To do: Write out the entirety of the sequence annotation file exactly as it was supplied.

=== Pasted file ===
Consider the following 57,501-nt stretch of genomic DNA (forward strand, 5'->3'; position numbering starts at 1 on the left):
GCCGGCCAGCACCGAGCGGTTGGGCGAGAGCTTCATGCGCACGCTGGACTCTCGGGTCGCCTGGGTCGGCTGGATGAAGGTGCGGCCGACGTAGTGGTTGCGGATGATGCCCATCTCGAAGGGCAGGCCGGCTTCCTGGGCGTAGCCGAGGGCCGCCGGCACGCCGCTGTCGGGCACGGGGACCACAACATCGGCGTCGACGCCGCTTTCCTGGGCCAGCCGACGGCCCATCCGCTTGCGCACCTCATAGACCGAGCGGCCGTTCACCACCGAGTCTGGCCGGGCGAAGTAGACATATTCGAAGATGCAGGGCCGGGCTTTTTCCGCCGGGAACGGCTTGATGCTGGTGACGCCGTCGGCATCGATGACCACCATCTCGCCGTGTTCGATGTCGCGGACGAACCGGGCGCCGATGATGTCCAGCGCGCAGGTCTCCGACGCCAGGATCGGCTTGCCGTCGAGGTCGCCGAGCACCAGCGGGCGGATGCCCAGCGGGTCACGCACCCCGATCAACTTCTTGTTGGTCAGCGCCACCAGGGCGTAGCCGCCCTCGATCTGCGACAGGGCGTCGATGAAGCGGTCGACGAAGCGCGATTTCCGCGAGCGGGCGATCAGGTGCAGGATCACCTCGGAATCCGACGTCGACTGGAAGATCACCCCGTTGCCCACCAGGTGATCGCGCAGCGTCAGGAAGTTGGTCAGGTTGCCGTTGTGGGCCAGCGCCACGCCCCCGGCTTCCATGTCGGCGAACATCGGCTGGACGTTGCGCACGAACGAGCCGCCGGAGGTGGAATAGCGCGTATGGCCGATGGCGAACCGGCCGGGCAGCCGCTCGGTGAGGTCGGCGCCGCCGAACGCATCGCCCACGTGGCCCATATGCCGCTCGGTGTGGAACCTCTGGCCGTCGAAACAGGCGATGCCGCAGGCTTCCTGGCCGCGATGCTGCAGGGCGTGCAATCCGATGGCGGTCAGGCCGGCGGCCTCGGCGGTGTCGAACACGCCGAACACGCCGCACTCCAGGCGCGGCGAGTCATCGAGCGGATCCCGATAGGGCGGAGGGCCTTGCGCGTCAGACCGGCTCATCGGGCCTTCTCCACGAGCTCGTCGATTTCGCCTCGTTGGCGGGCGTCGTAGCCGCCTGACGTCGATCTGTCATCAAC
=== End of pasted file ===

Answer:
Consider the following 57,501-nt stretch of genomic DNA (forward strand, 5'->3'; position numbering starts at 1 on the left):
GCCGGCCAGCACCGAGCGGTTGGGCGAGAGCTTCATGCGCACGCTGGACTCTCGGGTCGCCTGGGTCGGCTGGATGAAGGTGCGGCCGACGTAGTGGTTGCGGATGATGCCCATCTCGAAGGGCAGGCCGGCTTCCTGGGCGTAGCCGAGGGCCGCCGGCACGCCGCTGTCGGGCACGGGGACCACAACATCGGCGTCGACGCCGCTTTCCTGGGCCAGCCGACGGCCCATCCGCTTGCGCACCTCATAGACCGAGCGGCCGTTCACCACCGAGTCTGGCCGGGCGAAGTAGACATATTCGAAGATGCAGGGCCGGGCTTTTTCCGCCGGGAACGGCTTGATGCTGGTGACGCCGTCGGCATCGATGACCACCATCTCGCCGTGTTCGATGTCGCGGACGAACCGGGCGCCGATGATGTCCAGCGCGCAGGTCTCCGACGCCAGGATCGGCTTGCCGTCGAGGTCGCCGAGCACCAGCGGGCGGATGCCCAGCGGGTCACGCACCCCGATCAACTTCTTGTTGGTCAGCGCCACCAGGGCGTAGCCGCCCTCGATCTGCGACAGGGCGTCGATGAAGCGGTCGACGAAGCGCGATTTCCGCGAGCGGGCGATCAGGTGCAGGATCACCTCGGAATCCGACGTCGACTGGAAGATCACCCCGTTGCCCACCAGGTGATCGCGCAGCGTCAGGAAGTTGGTCAGGTTGCCGTTGTGGGCCAGCGCCACGCCCCCGGCTTCCATGTCGGCGAACATCGGCTGGACGTTGCGCACGAACGAGCCGCCGGAGGTGGAATAGCGCGTATGGCCGATGGCGAACCGGCCGGGCAGCCGCTCGGTGAGGTCGGCGCCGCCGAACGCATCGCCCACGTGGCCCATATGCCGCTCGGTGTGGAACCTCTGGCCGTCGAAACAGGCGATGCCGCAGGCTTCCTGGCCGCGATGCTGCAGGGCGTGCAATCCGATGGCGGTCAGGCCGGCGGCCTCGGCGGTGTCGAACACGCCGAACACGCCGCACTCCAGGCGCGGCGAGTCATCGAGCGGATCCCGATAGGGCGGAGGGCCTTGCGCGTCAGACCGGCTCATCGGGCCTTCTCCACGAGCTCGTCGATTTCGCCTCGTTGGCGGGCGTCGTAGCCGCCTGACGTCGATCTGTCATCAAC